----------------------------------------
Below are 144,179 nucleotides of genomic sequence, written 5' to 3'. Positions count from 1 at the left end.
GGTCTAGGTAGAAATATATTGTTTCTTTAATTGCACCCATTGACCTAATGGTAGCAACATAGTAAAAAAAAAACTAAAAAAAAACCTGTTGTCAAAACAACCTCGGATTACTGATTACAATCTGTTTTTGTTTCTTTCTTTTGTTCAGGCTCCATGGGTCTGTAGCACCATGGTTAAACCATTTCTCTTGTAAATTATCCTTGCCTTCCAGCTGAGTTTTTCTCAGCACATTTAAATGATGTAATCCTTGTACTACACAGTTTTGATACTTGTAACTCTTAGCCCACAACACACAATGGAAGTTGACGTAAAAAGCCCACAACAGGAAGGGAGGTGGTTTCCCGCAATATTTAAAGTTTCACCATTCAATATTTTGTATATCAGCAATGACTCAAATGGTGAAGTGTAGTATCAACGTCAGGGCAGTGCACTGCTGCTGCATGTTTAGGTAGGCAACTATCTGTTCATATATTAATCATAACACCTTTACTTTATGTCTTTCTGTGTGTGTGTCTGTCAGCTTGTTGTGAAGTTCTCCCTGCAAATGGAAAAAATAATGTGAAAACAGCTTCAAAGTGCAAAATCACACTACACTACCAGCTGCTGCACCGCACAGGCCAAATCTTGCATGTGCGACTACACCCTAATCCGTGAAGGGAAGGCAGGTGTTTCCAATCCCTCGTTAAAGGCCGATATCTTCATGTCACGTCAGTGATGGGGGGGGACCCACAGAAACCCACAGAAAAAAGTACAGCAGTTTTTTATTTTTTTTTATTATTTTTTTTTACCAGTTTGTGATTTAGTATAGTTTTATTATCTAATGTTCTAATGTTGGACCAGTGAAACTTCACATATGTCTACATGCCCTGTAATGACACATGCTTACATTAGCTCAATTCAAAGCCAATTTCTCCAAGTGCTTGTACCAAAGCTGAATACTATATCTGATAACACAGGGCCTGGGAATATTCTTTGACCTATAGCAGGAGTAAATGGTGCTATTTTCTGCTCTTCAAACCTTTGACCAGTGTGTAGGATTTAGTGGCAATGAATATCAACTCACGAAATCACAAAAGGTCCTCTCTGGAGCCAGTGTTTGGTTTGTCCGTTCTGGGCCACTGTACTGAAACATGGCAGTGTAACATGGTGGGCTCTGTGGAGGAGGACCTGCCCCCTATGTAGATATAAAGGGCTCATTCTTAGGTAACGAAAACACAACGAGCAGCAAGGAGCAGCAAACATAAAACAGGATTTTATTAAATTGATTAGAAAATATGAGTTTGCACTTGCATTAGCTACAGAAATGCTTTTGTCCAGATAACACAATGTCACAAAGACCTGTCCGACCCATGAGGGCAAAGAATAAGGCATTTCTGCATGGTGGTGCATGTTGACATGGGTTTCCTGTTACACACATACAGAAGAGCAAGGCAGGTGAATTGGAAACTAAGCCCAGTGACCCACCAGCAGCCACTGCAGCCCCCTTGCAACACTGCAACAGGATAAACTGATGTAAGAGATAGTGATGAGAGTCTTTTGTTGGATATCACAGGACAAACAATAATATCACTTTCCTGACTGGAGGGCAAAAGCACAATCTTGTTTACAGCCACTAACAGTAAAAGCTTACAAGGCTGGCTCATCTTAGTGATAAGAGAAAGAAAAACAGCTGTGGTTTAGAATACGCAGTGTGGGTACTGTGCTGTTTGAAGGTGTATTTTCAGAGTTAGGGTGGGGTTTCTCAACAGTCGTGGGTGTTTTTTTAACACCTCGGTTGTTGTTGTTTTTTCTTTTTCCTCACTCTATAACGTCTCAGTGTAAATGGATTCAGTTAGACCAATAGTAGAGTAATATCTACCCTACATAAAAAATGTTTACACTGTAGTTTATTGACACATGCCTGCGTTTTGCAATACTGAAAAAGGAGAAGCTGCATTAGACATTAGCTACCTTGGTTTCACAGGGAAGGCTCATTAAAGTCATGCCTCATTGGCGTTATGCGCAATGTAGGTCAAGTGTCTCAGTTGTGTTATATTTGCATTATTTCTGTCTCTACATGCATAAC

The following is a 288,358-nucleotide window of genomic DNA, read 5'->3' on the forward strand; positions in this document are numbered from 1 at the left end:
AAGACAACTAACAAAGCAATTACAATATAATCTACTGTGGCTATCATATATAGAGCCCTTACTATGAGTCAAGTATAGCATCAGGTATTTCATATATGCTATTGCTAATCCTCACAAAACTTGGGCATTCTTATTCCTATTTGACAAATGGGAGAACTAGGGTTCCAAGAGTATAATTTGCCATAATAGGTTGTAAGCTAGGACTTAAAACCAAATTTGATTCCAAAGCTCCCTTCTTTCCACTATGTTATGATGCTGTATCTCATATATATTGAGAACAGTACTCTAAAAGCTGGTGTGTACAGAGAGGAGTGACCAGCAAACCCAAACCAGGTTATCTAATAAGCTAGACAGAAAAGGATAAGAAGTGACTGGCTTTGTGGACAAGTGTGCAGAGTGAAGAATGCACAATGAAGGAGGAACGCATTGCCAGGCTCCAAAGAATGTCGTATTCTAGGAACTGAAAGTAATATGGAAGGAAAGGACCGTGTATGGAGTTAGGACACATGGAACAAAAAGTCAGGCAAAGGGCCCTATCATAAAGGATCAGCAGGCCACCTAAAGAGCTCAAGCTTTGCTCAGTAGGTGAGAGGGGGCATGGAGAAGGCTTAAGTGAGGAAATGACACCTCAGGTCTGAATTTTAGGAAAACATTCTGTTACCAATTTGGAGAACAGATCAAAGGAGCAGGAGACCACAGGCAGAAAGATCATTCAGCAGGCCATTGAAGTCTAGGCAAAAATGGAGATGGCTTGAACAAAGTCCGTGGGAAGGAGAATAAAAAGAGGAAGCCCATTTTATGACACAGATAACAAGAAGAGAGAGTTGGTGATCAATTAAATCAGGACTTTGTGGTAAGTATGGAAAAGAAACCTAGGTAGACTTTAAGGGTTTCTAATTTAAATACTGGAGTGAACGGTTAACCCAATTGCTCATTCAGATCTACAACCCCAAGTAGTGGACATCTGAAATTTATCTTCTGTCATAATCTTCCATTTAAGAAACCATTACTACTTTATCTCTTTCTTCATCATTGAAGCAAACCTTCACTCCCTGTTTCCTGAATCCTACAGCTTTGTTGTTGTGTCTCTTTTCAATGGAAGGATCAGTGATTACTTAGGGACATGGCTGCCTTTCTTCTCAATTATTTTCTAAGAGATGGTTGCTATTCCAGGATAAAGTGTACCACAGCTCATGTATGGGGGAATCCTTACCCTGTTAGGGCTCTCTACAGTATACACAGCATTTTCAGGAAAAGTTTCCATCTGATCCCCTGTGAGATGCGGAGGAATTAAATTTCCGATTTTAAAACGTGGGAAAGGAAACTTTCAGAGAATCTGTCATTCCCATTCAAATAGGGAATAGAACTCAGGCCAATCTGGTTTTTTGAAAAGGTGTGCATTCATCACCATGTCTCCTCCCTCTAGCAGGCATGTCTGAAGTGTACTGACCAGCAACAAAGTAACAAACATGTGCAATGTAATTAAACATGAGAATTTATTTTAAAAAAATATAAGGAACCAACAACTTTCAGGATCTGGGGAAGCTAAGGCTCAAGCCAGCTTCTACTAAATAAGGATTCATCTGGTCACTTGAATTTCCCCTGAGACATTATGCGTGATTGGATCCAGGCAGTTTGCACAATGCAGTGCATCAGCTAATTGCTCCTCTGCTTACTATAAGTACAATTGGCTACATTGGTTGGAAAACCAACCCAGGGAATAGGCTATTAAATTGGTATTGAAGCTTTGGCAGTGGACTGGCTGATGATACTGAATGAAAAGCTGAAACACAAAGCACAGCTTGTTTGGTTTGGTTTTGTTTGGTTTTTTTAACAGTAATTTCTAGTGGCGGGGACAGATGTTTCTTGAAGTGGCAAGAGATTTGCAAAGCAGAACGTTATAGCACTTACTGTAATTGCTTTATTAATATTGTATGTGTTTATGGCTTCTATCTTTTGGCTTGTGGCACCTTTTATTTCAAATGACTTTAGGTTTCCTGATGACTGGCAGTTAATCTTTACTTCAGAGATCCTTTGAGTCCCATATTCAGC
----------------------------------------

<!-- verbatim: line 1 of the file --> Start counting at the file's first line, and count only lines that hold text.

Below are 144,179 nucleotides of genomic sequence, written 5' to 3'. Positions count from 1 at the left end.